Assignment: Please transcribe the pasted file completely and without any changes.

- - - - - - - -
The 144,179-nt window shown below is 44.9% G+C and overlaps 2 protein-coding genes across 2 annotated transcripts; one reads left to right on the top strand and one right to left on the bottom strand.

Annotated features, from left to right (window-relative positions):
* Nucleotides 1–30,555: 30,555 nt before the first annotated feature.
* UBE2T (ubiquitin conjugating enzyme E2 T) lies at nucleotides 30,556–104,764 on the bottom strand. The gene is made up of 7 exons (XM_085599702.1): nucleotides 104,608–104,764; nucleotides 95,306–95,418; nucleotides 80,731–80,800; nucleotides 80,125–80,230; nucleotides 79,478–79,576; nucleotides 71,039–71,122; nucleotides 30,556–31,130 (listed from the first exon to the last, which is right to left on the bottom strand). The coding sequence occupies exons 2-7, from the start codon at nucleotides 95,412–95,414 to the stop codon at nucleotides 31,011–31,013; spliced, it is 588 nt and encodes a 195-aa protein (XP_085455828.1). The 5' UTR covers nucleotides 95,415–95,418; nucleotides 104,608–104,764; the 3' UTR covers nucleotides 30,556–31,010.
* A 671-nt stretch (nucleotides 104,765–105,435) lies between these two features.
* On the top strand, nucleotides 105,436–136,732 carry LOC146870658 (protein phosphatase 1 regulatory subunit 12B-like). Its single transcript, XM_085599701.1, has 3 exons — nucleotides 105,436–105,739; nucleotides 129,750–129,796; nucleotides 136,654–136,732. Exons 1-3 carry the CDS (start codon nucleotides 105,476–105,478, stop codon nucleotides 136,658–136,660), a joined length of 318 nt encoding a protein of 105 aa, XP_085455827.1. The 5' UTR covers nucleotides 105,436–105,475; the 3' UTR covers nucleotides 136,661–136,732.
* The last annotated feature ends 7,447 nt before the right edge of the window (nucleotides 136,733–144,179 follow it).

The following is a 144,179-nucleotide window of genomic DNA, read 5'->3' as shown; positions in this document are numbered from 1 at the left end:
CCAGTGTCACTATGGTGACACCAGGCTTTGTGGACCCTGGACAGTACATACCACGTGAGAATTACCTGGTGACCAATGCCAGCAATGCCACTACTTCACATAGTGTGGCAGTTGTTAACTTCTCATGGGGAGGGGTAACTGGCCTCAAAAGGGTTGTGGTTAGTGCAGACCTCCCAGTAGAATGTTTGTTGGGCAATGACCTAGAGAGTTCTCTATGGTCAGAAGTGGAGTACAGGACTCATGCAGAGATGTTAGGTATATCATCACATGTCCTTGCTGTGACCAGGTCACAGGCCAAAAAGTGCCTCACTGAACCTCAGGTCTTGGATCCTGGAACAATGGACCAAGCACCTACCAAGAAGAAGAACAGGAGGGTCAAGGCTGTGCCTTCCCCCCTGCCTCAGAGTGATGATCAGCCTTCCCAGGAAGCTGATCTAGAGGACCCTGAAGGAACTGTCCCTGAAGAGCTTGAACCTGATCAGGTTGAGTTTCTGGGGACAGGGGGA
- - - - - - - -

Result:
The 144,179-nt window shown below is 44.9% G+C and overlaps 2 protein-coding genes across 2 annotated transcripts; one reads left to right on the top strand and one right to left on the bottom strand.

Annotated features, from left to right (window-relative positions):
* Nucleotides 1–30,555: 30,555 nt before the first annotated feature.
* UBE2T (ubiquitin conjugating enzyme E2 T) lies at nucleotides 30,556–104,764 on the bottom strand. The gene is made up of 7 exons (XM_085599702.1): nucleotides 104,608–104,764; nucleotides 95,306–95,418; nucleotides 80,731–80,800; nucleotides 80,125–80,230; nucleotides 79,478–79,576; nucleotides 71,039–71,122; nucleotides 30,556–31,130 (listed from the first exon to the last, which is right to left on the bottom strand). The coding sequence occupies exons 2-7, from the start codon at nucleotides 95,412–95,414 to the stop codon at nucleotides 31,011–31,013; spliced, it is 588 nt and encodes a 195-aa protein (XP_085455828.1). The 5' UTR covers nucleotides 95,415–95,418; nucleotides 104,608–104,764; the 3' UTR covers nucleotides 30,556–31,010.
* A 671-nt stretch (nucleotides 104,765–105,435) lies between these two features.
* On the top strand, nucleotides 105,436–136,732 carry LOC146870658 (protein phosphatase 1 regulatory subunit 12B-like). Its single transcript, XM_085599701.1, has 3 exons — nucleotides 105,436–105,739; nucleotides 129,750–129,796; nucleotides 136,654–136,732. Exons 1-3 carry the CDS (start codon nucleotides 105,476–105,478, stop codon nucleotides 136,658–136,660), a joined length of 318 nt encoding a protein of 105 aa, XP_085455827.1. The 5' UTR covers nucleotides 105,436–105,475; the 3' UTR covers nucleotides 136,661–136,732.
* The last annotated feature ends 7,447 nt before the right edge of the window (nucleotides 136,733–144,179 follow it).

The following is a 144,179-nucleotide window of genomic DNA, read 5'->3' as shown; positions in this document are numbered from 1 at the left end:
CCAGTGTCACTATGGTGACACCAGGCTTTGTGGACCCTGGACAGTACATACCACGTGAGAATTACCTGGTGACCAATGCCAGCAATGCCACTACTTCACATAGTGTGGCAGTTGTTAACTTCTCATGGGGAGGGGTAACTGGCCTCAAAAGGGTTGTGGTTAGTGCAGACCTCCCAGTAGAATGTTTGTTGGGCAATGACCTAGAGAGTTCTCTATGGTCAGAAGTGGAGTACAGGACTCATGCAGAGATGTTAGGTATATCATCACATGTCCTTGCTGTGACCAGGTCACAGGCCAAAAAGTGCCTCACTGAACCTCAGGTCTTGGATCCTGGAACAATGGACCAAGCACCTACCAAGAAGAAGAACAGGAGGGTCAAGGCTGTGCCTTCCCCCCTGCCTCAGAGTGATGATCAGCCTTCCCAGGAAGCTGATCTAGAGGACCCTGAAGGAACTGTCCCTGAAGAGCTTGAACCTGATCAGGTTGAGTTTCTGGGGACAGGGGGA